As a result, Mr President, we have drawn up this table (I will show it to you) with a breakdown for each national project according to ministries and departments. And we can see the flow of funds: how much money was allocated, how much was absorbed, how much was contracted in and how much cash is already on hand. And the yellow indicates the number of executors in the danger area, which requires special attention and effort. Regretfully, there is a rather high percentage of them in some sectors and we are working directly on each sector with the relevant departments.

What I would like to draw your attention to is that we perform checks every week and convey the information to the departments concerned. As a result, jointly with the General Prosecutor’s Office, the FSB and the Treasury we identify bottlenecks and try to gain information about them. The analysis allows us to see the districts and even the specific entities that are facing problems.

We have also determined two main areas. The first one is Ecology, as a pioneering national project. Here on the map we have marked the zones of the highest risk. We have entered into a contract and are establishing an exchange of information with the Minister of Natural Resources and Environment Dmitry Kobylkin, so that they could make their adjustments.

We have divided the Ecology project by areas, say, Lake Baikal, Clean Environment, etc. We have a specific number of executors, and we can see the state of affairs in the areas for each executor. Further, we are planning, if necessary, to convey our information on the national projects to the Presidential Plenipotentiary Envoys to the federal districts and, if need be, to ministers and governors.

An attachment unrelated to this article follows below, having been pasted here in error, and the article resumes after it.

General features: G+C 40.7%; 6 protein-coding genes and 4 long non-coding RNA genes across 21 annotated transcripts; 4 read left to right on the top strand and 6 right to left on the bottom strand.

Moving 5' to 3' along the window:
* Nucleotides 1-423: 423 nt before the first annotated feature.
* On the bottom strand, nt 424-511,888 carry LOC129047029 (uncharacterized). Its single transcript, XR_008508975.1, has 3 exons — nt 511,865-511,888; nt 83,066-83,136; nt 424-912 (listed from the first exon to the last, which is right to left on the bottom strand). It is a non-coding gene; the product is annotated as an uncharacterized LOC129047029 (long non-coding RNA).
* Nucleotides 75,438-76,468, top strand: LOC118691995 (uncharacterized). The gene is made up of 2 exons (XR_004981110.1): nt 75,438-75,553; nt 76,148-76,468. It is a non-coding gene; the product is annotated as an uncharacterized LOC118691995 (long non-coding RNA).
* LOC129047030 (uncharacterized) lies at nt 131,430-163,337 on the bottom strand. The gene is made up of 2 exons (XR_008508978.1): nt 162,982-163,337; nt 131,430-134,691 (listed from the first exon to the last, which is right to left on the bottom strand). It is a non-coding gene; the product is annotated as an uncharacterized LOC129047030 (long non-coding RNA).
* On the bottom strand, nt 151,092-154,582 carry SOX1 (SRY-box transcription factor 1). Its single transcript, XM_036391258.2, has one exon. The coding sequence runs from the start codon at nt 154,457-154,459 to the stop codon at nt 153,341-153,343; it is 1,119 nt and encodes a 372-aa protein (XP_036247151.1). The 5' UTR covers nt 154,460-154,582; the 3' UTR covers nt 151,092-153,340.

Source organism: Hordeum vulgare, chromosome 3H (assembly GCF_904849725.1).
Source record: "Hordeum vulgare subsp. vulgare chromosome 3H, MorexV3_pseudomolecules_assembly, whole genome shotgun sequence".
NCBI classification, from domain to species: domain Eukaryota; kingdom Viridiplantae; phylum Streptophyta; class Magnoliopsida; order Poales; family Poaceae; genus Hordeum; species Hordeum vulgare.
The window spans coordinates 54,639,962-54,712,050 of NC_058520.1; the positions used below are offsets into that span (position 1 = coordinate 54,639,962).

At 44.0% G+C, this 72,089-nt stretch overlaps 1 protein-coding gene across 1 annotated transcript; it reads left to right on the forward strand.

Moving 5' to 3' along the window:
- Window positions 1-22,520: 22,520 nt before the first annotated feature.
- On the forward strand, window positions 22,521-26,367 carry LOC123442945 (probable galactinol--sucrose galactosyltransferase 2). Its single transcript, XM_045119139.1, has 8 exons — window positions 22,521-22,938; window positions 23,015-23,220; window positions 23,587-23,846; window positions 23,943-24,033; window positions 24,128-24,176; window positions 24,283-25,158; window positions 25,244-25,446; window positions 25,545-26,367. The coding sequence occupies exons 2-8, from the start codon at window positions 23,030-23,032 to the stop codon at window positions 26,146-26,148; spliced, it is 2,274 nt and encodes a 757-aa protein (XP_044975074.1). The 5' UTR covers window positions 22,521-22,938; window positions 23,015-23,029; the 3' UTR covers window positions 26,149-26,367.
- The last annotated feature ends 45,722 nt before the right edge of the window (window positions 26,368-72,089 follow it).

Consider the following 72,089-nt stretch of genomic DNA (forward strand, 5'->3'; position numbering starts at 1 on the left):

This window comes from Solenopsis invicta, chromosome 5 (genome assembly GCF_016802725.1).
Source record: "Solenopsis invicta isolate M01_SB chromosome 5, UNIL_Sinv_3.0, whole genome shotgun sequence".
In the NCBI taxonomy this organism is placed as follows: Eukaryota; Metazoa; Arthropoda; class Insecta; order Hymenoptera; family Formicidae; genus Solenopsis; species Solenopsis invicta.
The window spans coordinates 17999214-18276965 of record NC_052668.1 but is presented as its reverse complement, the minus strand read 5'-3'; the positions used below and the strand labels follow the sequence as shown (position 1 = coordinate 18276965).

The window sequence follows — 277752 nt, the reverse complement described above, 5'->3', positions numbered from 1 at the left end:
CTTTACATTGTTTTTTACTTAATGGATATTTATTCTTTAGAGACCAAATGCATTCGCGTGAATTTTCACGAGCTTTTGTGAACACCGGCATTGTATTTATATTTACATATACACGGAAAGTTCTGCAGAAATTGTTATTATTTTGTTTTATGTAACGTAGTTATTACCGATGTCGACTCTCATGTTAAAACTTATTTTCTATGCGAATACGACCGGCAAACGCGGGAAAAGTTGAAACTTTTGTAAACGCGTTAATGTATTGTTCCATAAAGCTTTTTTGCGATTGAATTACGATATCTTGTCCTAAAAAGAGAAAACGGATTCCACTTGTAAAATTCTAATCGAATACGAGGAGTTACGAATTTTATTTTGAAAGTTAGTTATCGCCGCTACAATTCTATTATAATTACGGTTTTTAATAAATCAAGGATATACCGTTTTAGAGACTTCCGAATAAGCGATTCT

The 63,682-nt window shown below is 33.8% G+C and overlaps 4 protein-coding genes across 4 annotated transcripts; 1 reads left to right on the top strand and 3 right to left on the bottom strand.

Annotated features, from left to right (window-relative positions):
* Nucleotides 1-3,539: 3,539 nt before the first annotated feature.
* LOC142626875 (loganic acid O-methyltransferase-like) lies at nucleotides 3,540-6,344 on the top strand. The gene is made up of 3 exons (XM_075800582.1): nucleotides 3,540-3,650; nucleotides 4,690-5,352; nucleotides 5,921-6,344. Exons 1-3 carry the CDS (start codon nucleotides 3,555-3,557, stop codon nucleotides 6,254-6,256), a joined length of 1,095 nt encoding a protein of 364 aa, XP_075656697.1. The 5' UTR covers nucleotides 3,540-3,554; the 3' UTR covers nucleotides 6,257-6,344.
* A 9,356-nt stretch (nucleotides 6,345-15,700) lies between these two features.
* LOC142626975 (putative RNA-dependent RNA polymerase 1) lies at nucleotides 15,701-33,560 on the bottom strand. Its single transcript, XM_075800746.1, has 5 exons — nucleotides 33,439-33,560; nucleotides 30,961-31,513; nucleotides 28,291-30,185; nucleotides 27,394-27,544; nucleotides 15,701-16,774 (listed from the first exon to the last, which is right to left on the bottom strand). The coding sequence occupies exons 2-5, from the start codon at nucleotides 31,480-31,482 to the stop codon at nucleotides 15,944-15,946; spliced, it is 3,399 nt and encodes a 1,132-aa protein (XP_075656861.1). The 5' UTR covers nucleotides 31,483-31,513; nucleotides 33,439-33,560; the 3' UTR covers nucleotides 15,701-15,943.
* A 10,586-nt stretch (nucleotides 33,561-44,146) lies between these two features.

We worked on the second project jointly with our partners in Tula. We signed a similar agreement with them, entering data for all our contracts in the relevant national projects, and now we are implementing them together. We have worked a lot with the Tula administration. There are several problem areas. If you look at the table, you will see the data for each national project underway in the Tula Region given in both percentage and numerical terms.

So, what have we accomplished so far? I would say that we worked well together with our Tula partners in terms of prevention; we are controlling every aspect now. As for blocking spending on unbudgeted expenses, we worked together with the Federal Anti-Monopoly Service (FAS) and the FSB under the Healthcare national project in the Moscow Region, terminating medical acquisition contracts worth some 450 million rubles with fraudulent producers. The situation in Crimea and Sevastopol is similar. Our work there resulted in the termination of contracts worth about 400 million rubles. Regrettably, criminal proceedings had to be launched within national projects.

What problems has this monitoring of national projects revealed? The main conclusion is that we do not have a streamlined system of markings for monitoring the movement of funds. There are several types of allocations, such as budgetary, regional, local, subsidies, etc. but there are no agreed markings. We are working on this problem together with the Treasury. When we “mark” the allocations in different colours, it will be easier to monitor their disposal.

Another problem is the absence of a united departmental database that would allow us to see fraudulent executors during tenders. We are working on this together with the FAS. When we cannot see who is who, we have to settle problems with each executor separately after the deals are made.

The third group of questions has to do with the fact that we do not have computerised relations with all the parties. We exchange data with the Treasury nearly every day online, but we have not yet created similar mechanisms for other agencies. This calls for additional efforts.

This is the overview of how we work on the national projects.

Vladimir Putin: Good.

Please report to me regularly on your progress.

Yury Chikhanchin: Of course. Thank you.


November 12, 2019, The Kremlin, Moscow